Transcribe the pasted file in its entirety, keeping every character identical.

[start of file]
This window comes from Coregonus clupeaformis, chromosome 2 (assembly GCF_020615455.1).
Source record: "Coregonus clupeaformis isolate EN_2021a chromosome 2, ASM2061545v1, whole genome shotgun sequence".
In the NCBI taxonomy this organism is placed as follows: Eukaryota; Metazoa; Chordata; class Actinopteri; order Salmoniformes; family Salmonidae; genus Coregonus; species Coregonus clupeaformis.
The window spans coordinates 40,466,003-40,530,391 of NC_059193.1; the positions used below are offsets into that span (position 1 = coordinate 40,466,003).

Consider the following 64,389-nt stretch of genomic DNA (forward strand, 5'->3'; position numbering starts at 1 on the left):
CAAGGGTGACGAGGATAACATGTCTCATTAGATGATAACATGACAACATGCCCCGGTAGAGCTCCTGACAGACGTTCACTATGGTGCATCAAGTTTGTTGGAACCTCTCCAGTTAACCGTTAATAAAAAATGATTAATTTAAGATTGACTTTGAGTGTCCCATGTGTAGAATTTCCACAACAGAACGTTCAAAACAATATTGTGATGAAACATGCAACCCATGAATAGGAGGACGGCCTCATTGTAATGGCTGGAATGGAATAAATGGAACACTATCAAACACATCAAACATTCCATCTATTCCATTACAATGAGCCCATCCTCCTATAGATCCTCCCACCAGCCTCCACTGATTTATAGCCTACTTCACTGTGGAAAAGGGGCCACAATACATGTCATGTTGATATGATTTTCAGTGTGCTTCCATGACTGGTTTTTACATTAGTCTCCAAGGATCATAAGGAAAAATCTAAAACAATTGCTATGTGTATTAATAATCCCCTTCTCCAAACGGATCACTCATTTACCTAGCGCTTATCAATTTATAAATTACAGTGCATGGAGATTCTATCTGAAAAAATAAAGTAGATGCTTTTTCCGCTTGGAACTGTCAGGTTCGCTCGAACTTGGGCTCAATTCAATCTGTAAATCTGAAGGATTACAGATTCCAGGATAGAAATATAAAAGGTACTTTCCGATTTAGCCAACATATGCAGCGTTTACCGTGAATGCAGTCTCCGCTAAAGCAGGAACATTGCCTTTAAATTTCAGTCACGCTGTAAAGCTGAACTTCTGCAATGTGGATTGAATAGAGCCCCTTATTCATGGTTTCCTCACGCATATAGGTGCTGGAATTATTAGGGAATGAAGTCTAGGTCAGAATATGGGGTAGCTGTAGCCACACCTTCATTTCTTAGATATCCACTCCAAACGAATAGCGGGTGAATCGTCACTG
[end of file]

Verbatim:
This window comes from Coregonus clupeaformis, chromosome 2 (assembly GCF_020615455.1).
Source record: "Coregonus clupeaformis isolate EN_2021a chromosome 2, ASM2061545v1, whole genome shotgun sequence".
In the NCBI taxonomy this organism is placed as follows: Eukaryota; Metazoa; Chordata; class Actinopteri; order Salmoniformes; family Salmonidae; genus Coregonus; species Coregonus clupeaformis.
The window spans coordinates 40,466,003-40,530,391 of NC_059193.1; the positions used below are offsets into that span (position 1 = coordinate 40,466,003).

Consider the following 64,389-nt stretch of genomic DNA (forward strand, 5'->3'; position numbering starts at 1 on the left):
CAAGGGTGACGAGGATAACATGTCTCATTAGATGATAACATGACAACATGCCCCGGTAGAGCTCCTGACAGACGTTCACTATGGTGCATCAAGTTTGTTGGAACCTCTCCAGTTAACCGTTAATAAAAAATGATTAATTTAAGATTGACTTTGAGTGTCCCATGTGTAGAATTTCCACAACAGAACGTTCAAAACAATATTGTGATGAAACATGCAACCCATGAATAGGAGGACGGCCTCATTGTAATGGCTGGAATGGAATAAATGGAACACTATCAAACACATCAAACATTCCATCTATTCCATTACAATGAGCCCATCCTCCTATAGATCCTCCCACCAGCCTCCACTGATTTATAGCCTACTTCACTGTGGAAAAGGGGCCACAATACATGTCATGTTGATATGATTTTCAGTGTGCTTCCATGACTGGTTTTTACATTAGTCTCCAAGGATCATAAGGAAAAATCTAAAACAATTGCTATGTGTATTAATAATCCCCTTCTCCAAACGGATCACTCATTTACCTAGCGCTTATCAATTTATAAATTACAGTGCATGGAGATTCTATCTGAAAAAATAAAGTAGATGCTTTTTCCGCTTGGAACTGTCAGGTTCGCTCGAACTTGGGCTCAATTCAATCTGTAAATCTGAAGGATTACAGATTCCAGGATAGAAATATAAAAGGTACTTTCCGATTTAGCCAACATATGCAGCGTTTACCGTGAATGCAGTCTCCGCTAAAGCAGGAACATTGCCTTTAAATTTCAGTCACGCTGTAAAGCTGAACTTCTGCAATGTGGATTGAATAGAGCCCCTTATTCATGGTTTCCTCACGCATATAGGTGCTGGAATTATTAGGGAATGAAGTCTAGGTCAGAATATGGGGTAGCTGTAGCCACACCTTCATTTCTTAGATATCCACTCCAAACGAATAGCGGGTGAATCGTCACTG